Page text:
What does your medical practice need for insurance? This is a question that many practices do not address often enough. Over time, the practice will evolve, physicians will age, and the needs of the physician and the practice will change — yet the insurance portfolio is not re-evaluated.
This article will identify the various types of insurance that are available and to help identify certain features that make each type unique. Ultimately, it will help provide you with the tools necessary to work with your insurance broker in order to design the portfolio that is right for your needs and the needs of your practice. This will also include a review of why you are in the market for insurance and some final items to consider when designing your portfolio.
Before meeting with your insurance broker, it is important to identify why you are in the market for insurance. For some, it is ensuring that their families are protected in the event of an unfortunate occurrence. For others, it is ensuring the continuity of their practice and that their business partners are protected. And still others look to insurance policies as a way to fund their own buyout and future transitions.
No matter the reason, there are a few items that need to be considered. First and foremost, how much is needed? If the policy is for your family, you should consider the cost of your lost income, as well as any anticipated debt payments that may be due. When reviewing insurance policies for your practice, it is important to consider the lost productivity of the physician, the cost to share the remaining overhead, and whether or not any lump-sum payments will be triggered in the form of a buyout.
Next, has there been a recent change in the makeup of the practice that is causing this portfolio review, such as a partner considering retirement or a new physician coming on board? Finally, are there certain tax strategies that you are looking to take advantage of, such as the tax-free receipt of disability benefits?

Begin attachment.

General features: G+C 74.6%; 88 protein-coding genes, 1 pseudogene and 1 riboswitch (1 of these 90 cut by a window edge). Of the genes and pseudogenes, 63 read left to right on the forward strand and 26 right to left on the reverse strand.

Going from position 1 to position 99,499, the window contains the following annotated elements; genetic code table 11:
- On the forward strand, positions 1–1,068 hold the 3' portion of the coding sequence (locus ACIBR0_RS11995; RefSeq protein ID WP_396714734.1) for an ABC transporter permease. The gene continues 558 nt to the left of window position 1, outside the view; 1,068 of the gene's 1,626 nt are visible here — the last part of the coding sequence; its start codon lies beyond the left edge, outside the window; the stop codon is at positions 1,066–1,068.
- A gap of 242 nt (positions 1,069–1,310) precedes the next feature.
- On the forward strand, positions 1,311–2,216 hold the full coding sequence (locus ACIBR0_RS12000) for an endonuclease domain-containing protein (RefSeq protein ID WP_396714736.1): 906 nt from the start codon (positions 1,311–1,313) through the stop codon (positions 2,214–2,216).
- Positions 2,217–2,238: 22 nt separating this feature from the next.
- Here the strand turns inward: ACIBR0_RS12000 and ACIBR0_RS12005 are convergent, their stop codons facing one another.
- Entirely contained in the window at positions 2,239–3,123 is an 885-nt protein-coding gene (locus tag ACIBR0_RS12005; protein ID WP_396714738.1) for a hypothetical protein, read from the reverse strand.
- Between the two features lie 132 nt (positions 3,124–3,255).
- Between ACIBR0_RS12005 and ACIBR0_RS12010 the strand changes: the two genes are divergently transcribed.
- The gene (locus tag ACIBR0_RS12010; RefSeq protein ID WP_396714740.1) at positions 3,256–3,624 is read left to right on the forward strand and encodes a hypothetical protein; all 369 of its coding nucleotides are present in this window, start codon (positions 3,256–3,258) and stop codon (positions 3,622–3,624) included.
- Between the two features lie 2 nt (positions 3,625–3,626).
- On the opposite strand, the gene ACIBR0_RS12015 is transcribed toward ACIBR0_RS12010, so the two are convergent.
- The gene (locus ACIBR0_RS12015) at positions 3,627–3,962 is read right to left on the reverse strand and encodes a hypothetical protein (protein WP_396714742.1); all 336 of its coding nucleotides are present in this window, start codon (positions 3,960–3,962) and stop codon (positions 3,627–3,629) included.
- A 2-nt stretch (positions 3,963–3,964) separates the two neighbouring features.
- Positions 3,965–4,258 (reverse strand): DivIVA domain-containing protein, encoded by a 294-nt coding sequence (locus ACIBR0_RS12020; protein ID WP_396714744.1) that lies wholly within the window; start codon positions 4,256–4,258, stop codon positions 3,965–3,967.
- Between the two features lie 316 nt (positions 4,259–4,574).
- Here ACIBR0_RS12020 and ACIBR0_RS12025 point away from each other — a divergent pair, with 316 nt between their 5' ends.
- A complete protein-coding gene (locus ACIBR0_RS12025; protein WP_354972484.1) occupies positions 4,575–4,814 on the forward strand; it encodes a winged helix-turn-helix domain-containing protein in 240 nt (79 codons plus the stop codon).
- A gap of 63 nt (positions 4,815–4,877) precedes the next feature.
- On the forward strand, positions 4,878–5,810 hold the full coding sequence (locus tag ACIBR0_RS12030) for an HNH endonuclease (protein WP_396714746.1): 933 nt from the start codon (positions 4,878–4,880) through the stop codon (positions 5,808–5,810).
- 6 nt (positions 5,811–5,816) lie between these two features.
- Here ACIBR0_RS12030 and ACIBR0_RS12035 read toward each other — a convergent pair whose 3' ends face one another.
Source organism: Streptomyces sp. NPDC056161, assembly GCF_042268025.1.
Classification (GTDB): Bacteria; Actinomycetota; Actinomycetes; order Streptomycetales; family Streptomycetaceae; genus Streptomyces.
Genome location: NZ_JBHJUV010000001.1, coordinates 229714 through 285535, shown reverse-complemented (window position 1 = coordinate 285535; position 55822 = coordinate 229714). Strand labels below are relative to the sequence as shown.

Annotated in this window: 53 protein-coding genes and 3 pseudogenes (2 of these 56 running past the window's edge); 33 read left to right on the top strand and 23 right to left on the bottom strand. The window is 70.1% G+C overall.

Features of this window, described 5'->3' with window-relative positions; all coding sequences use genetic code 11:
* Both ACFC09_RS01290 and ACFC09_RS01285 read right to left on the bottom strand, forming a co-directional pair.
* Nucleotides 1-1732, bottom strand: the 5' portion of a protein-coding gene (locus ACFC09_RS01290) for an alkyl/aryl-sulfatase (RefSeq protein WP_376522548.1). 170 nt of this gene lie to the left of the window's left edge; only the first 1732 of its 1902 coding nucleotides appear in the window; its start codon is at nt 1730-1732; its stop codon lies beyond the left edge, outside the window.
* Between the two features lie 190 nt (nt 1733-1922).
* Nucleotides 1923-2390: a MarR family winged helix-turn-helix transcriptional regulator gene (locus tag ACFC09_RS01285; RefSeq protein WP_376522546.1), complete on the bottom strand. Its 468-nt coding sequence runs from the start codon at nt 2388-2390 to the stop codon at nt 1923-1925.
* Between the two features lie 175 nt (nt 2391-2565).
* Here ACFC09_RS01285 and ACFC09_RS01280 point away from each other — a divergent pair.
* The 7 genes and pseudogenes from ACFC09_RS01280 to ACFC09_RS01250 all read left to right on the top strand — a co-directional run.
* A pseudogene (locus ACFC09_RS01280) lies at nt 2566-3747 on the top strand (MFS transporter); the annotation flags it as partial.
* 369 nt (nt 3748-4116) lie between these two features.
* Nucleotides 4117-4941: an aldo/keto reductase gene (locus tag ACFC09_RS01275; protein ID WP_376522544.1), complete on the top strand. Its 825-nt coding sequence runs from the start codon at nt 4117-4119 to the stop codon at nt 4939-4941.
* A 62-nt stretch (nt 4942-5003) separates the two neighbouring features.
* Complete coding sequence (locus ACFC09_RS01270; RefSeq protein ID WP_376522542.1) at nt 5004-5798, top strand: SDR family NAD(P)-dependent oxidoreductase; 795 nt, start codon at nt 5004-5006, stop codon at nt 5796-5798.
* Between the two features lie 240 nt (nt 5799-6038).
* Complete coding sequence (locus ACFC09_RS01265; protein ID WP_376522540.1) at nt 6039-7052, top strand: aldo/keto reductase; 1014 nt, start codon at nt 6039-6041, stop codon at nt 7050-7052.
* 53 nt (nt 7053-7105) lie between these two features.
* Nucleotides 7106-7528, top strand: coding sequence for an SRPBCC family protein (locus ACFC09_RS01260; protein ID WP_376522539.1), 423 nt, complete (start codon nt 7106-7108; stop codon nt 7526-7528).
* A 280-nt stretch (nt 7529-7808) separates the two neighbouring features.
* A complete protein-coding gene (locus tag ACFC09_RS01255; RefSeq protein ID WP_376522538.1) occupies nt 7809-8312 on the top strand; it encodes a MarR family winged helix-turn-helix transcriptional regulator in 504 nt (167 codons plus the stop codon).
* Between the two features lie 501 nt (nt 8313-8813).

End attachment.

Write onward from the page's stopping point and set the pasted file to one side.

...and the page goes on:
Life-insurance policies can be broken down into two types — term or permanent. Term policies are generally set for periods of one to 30 years, with premiums that remain steady or gradually increase over time. These are most often purchased by younger physicians who have many years until retirement and are starting out with growing families.
Those policies deemed to be permanent are commonly known as cash-value or whole-life policies. While these policies are generally more expensive, some of the money goes into a cash-value account, which earns dividends and can be used by the policyholder. As the account grows, these dividends can be used to either increase the cash value or offset the annual premiums. These policies are commonly taken out by a practice to cover an aging owner who may be scheduled for a buyout in the future. This way, the practice is covered in the event of the owner’s death or can be cashed out to offset the cost of the buyout.
Similar to life-insurance policies, disability insurance generally comes in more than one type: income, overhead, or buy-out. Disability-income policies are designed to cover loss of income in the event that a qualifying event occurs. For policies of this nature, it is critical to discuss the potential tax implications with your accountant. By paying the premiums on this type of policy with after-tax dollars, any benefits that are paid out may be received tax-free.
Disability-overhead policies should be considered in order to offset the lost productivity from a disabled physician. This type of policy will reimburse the practice for certain qualifying expenses, such as rent, salaries, and other insurance premiums, among others. Smaller practices can benefit greatly from these policies, as it can be harder for them to assume the related overhead costs of the disabled physician that will otherwise be split across the remaining physicians. Disability-buyout policies are designed to cover the payments that may be due to a physician to purchase their interest in the practice in the event that the disability triggers a buyout from the practice.